The word education is derived from the Latin educere. Although there are different interpretations, we at Financial Markets Training prefer the sense that education is a process "to draw out". This goes against the expectation that training is simply lecturing - this is the traditional view that if you pour more content into people, verbally or electronically, they will improve.
One popular marketing technique used within business education seeks to establish the credibility of the trainer based on criteria such as how many departments they ran or perhaps how many people they managed in different geographical locations. However, we believe this misses the point. Many people reading this will have endured training sessions which essentially comprise of one or several days of lectures where the underlying message is essentially "look how much cleverer I am compared to you!"
Financial education should have the learner at its core. It is not what is taught that is important but rather what is learned and taken away. Our aim is to provide interesting and challenging classroom experiences. There was a time when training vendors rushed to provide on line training for the clients. In the 15 or so years since these products were commercially produced they have failed to displace classroom training as the dominant way of learning.
In their many incarnations they are often nothing more than a book on a screen. Clicking a few buttons, does not in our mind, make it interactive in any meaningful sense.
FMT prides itself in being staffed by professional educators. All of us have at some time worked in an investment bank with roles ranging from front office trader through risk management to operations. Our experience has resulted in the accumulation of a wealth of knowledge.
However, education is a relative thing - although we may know our subject, it is inevitable that in our classes there are people who may have specialist knowledge of a certain subject. Why should such knowledge and experience remain hidden away when it can benefit the class as a whole? Thoughtful design of educational activities should aim to "draw out" this experience.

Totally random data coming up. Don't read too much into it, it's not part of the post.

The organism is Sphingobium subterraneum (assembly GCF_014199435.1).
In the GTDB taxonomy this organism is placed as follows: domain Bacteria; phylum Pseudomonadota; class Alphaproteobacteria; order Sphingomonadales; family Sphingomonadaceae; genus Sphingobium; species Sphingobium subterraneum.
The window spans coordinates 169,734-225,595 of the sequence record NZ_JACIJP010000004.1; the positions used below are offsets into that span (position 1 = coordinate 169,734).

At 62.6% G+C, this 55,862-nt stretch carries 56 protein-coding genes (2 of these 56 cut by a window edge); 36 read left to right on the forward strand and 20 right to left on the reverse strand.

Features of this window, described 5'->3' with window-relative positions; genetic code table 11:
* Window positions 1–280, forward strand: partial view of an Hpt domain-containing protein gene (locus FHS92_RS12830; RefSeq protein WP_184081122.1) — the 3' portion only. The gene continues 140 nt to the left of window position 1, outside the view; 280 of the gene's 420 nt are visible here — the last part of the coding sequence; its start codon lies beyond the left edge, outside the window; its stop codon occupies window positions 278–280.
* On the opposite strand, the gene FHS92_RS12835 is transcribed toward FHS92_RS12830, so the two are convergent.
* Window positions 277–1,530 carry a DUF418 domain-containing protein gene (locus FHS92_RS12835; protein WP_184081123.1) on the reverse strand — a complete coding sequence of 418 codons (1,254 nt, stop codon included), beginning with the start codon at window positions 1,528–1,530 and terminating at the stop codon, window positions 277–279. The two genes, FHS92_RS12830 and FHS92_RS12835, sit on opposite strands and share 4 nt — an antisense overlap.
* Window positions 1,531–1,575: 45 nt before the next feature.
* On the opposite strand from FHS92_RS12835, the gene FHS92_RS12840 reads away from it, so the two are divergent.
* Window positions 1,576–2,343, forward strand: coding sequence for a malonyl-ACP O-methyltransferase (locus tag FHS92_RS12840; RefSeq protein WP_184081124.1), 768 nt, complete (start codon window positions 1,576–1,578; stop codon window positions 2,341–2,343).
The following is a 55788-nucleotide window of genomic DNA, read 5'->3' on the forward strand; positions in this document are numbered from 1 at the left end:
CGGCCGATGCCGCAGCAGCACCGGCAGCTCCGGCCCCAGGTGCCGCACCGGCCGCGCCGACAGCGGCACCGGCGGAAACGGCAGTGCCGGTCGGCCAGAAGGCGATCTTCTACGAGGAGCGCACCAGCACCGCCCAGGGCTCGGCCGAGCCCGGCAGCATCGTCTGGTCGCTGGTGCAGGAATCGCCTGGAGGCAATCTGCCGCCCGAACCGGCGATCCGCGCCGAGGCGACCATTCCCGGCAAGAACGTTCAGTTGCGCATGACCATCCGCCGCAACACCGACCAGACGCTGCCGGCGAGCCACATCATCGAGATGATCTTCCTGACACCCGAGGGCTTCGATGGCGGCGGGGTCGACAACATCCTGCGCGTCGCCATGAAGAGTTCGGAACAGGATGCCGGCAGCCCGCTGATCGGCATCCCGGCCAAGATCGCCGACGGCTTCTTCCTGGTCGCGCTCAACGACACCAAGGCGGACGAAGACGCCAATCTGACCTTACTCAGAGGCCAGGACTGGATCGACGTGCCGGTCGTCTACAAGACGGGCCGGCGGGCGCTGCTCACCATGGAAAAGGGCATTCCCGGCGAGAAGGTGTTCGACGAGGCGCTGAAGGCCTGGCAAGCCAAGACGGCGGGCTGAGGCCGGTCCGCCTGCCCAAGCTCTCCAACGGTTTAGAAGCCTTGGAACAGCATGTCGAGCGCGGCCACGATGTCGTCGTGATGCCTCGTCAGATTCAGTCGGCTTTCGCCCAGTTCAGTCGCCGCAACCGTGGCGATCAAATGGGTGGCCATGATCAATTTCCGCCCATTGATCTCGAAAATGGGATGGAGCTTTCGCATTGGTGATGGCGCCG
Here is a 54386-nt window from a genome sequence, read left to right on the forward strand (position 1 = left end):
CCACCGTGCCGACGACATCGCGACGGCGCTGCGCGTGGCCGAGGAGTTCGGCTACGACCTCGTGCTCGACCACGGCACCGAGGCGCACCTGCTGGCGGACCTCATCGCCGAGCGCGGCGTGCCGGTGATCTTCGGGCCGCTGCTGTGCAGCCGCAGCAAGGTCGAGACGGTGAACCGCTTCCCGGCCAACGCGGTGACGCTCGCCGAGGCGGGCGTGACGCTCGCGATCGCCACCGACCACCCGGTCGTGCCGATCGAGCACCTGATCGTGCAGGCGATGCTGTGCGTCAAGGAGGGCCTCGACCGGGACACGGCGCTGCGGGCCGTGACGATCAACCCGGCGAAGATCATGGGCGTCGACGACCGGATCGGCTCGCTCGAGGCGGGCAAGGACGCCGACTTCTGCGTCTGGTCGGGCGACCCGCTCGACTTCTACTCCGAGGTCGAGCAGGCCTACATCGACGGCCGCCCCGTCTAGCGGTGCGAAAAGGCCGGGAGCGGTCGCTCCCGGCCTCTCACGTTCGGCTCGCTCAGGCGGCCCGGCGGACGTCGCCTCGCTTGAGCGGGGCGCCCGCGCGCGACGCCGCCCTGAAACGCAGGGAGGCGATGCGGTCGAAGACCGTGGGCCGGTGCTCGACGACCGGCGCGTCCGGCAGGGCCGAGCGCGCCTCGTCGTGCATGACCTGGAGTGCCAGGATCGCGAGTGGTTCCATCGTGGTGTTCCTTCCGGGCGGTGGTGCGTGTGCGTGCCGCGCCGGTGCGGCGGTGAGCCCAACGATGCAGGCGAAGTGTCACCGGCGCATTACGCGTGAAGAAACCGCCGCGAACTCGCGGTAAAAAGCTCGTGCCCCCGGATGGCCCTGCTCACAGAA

We are all committed to improving every session we teach. A common question we are asked is "do you have a session on...?" Our reply is that every session we teach is to an extent different. Client needs are rarely homogenous and since the subject matter evolves we always look to make small incremental changes to the materials to keep them fresh and relevant.
- 07 March 2017 Power: a practical handbook
- 23 January 2017 Equity Derivatives: Corporate and Institutional Applications
- 25 November 2016 Why lecturing is not an effective way to learn
- Delighted to announce the launch of my 3rd book "Equity Derivatives". Many thanks to the team @palgravefinance. #publishedwithpalgrave 39 days ago
- FMT principal contributes chapter to new handbook on power market. https://t.co/zdz41n2GXc 53 days ago
- NDFs will make a payment in USD based on the movement of a spot rate relative to a pre-agreed contract rate 54 days ago
- non-deliverable forwards allow for the hedging of currencies where access to forward market is difficult / restricted 54 days ago
- Don't talk about buying or selling a swap. Prices of interest rate swaps relate to the fixed rate so 'pay' or 'receive' is better 61 days ago
What our clients say...
It was really interactive, with problem solving exercises which I really enjoyed
The trainer was very knowledgeable in the subject and made the course interesting
All of the course was enlightening. I liked having to apply what we were taught to different scenarios
Good class interaction as well being able to cope with different levels of experience
The case studies presented were a very useful aid to understanding the material
One highlight of the course was being able to listen to other people's explanations of the material from first hand experience
Excellent explanations and content for the areas covered